“Hey, what’s your name? What do I call you?” Furiosa (Charlize Theron) stares hard at the man (Tom Hardy) in the passenger seat of her War Rig. As imposing as she is, he won’t tell her. “Does it matter?” he asks.
Of course it does. You know his name is Max, as he’s proclaimed at the start of the movie that is, after all, titled for him. Some 35 years after George Miller‘s first Mad Max, something like a reboot emerges from the Wasteland, conjuring another future at once mythic and ancient, mesmerizing and near. Here again, Max is a self-described warrior living in a “world is fire and blood.” He’s a survivor, he goes on, “hunted by scavengers and haunted by those I could not protect,” figures who appear in nightmarish flashes in his head, including a little white girl and an Aboriginal elder, the sorts of instantly identifiable vulnerables that Max, a hero in spite of himself, repeatedly and reluctantly tries to look after.
Max’s feeling of guilt is as legendary as his car chases. This feeling is grounded in his past, specifically, as he reminds you in a confessional voiceover at the start of Mad Max: Fury Road, the fact that he was once a cop. When, young and cocky, he took up against a brutal road gang in the 1979 movie, they murdered is wife and child, an act of vengeance that made him mad, in all senses. His transition from cop to road warrior was marked when, in the 1981 movie, he traded in his police cruiser for “the last of the V8 Interceptors”, a brilliantly jerry-rigged fiction of a Ford Falcon.
That car was famously destroyed in order that he might drive a tanker full of sand and save a tribe whose members included the Feral Kid (Emil Minty). Mad Max: Fury Road briefly revives a version of that car, and proceeds to blow it up within a couple of minutes in order to make Max to drive another big rig, Furiosa’s. He shares the responsibility this time, with her and with the doomed pale-powdered War Boy Nux (Nicholas Hoult). That Max is no longer the only or best driver underlines that he’s now less special than representative.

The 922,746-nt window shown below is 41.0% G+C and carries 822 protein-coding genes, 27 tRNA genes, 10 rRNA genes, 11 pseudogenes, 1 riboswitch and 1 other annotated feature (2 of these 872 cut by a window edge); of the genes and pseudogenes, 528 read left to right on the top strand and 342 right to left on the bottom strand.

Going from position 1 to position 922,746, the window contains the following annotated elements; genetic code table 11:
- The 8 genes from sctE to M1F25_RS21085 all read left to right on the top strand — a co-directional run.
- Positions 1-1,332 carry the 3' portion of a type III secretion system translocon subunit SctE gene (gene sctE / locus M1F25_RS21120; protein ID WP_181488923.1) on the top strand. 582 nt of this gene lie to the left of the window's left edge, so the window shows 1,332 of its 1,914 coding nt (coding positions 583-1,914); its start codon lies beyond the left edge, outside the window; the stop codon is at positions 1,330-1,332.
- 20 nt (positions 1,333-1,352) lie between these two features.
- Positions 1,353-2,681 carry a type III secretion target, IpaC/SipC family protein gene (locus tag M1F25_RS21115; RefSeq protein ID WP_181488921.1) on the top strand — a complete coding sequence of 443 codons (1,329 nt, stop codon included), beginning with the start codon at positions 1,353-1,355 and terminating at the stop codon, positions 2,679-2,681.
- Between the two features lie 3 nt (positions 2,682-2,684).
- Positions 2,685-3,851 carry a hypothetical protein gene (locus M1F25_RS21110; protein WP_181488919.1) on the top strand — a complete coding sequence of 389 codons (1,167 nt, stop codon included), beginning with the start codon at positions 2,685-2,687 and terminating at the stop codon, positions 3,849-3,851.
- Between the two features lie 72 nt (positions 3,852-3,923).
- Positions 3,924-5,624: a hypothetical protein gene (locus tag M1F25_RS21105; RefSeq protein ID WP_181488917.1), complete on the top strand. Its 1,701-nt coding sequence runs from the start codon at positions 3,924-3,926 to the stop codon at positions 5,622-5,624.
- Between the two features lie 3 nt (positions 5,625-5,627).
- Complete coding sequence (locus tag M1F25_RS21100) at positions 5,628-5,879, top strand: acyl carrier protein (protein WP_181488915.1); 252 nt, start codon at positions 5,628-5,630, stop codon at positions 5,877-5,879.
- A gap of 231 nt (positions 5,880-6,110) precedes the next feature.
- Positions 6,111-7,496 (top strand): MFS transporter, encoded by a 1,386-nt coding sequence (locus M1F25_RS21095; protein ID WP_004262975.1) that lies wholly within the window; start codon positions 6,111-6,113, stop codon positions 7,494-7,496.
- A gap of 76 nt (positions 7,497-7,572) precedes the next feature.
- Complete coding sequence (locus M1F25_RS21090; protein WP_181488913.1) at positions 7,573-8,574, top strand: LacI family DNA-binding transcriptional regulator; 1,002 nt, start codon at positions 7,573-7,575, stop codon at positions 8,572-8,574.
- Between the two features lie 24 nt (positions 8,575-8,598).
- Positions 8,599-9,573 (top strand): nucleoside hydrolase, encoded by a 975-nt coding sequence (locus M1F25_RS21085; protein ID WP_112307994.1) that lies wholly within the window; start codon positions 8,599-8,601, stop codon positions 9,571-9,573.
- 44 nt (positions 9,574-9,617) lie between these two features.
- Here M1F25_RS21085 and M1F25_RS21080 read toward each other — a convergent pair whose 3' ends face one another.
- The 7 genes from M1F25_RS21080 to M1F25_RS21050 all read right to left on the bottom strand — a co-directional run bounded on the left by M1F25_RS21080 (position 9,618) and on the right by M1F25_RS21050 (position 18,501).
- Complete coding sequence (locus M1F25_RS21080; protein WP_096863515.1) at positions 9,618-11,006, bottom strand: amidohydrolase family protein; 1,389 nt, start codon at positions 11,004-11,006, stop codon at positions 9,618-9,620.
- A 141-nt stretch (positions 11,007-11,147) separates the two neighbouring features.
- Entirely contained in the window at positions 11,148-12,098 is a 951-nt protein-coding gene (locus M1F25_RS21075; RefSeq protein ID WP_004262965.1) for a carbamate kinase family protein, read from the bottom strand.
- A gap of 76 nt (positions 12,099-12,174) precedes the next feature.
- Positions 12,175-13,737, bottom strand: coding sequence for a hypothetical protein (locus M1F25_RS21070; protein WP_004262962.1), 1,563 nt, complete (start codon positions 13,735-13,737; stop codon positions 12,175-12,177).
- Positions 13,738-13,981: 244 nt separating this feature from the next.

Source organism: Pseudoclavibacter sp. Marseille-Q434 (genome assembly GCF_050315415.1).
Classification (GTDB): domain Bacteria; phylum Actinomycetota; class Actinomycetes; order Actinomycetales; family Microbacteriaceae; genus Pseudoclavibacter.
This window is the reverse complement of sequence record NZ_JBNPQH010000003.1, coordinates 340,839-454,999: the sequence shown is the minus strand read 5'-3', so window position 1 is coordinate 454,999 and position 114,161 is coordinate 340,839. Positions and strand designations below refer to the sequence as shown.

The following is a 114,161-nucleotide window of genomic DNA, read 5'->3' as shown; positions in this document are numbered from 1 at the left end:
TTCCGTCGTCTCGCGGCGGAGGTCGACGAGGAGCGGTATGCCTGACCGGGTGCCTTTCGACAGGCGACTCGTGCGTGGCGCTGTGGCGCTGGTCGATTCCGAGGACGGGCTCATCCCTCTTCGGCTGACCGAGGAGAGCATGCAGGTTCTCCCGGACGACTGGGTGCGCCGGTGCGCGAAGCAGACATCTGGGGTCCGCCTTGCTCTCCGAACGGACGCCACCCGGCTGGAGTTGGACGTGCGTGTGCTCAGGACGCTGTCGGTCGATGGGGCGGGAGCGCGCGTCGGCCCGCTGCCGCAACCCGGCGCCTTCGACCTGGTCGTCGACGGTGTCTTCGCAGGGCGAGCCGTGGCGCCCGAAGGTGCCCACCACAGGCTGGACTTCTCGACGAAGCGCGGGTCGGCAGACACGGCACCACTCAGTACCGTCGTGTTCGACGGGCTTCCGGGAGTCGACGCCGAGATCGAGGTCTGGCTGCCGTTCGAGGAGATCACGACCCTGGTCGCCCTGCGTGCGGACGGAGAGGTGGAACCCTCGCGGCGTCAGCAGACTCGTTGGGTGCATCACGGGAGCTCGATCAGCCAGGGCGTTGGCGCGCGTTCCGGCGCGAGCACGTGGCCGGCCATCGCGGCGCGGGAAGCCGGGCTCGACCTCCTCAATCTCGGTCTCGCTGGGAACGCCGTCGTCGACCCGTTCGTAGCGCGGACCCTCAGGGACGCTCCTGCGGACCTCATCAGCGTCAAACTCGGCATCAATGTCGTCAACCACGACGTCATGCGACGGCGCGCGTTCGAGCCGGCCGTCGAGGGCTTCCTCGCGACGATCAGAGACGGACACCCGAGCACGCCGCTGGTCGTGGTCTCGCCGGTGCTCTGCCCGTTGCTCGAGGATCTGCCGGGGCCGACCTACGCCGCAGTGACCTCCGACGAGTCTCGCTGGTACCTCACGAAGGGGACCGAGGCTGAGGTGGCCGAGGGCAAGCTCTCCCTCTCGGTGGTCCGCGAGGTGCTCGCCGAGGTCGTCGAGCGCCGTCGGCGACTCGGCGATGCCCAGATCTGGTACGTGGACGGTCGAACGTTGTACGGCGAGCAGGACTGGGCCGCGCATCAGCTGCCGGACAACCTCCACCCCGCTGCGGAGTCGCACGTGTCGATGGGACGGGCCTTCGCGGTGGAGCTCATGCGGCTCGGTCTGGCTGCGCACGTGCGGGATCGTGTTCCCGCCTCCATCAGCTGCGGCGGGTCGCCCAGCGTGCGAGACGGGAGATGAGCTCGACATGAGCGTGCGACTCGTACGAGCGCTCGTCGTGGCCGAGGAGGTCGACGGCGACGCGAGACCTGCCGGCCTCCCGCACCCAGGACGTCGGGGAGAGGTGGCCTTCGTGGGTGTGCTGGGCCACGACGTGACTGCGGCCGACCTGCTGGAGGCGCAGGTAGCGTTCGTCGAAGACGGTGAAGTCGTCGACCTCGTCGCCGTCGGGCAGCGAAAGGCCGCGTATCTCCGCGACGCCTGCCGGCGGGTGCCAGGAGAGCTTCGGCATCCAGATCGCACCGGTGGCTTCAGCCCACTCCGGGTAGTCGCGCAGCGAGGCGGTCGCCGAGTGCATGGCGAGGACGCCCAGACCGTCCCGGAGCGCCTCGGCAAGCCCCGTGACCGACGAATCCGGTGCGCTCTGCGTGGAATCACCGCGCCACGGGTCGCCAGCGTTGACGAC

Max is an outsider by definition, loathe even to try to reconnect, to feel intimacy. Yet as soon as he sees Furious, each traveling in a separate vehicle at high speed in the desert, the superb editing (a signature of the franchise) signals their mutual understanding. At this moment, she’s driving her War Rig and he’s chained to Nux’s truck as he serves as his Blood Bag, Nux being so damaged that he needs a transfusion to travel with him. Though his service here as hood ornament recalls the beigey prisoners in Road Warrior, he bears an extra sign of Joe’s reign, muzzled with a fantastically forked metal face mask.
The mask leaves Max looking frightful, and underscores his multiple status here. He’s Max but he’s not Mel Gibson, he’s mad but he’s not Furiosa, he’s cruel (quite willing to shoot girls and boys to survive) but he’s wounded, persuaded to help. He also remains the movie’s only ex-cop. That haunts him, and you, that he participated in a brutal system that produced brutality, a system that produced the family of warlords now hoarding resources and promulgating mantras (“I die, I live again”). Again, the warlords rule tiny desert pockets named for their resources, like Gastown and the Bullet Farms. But gasoline is no longer the primary desired object. Instead, that’s water, secured in the Citadel, named for its structure and function.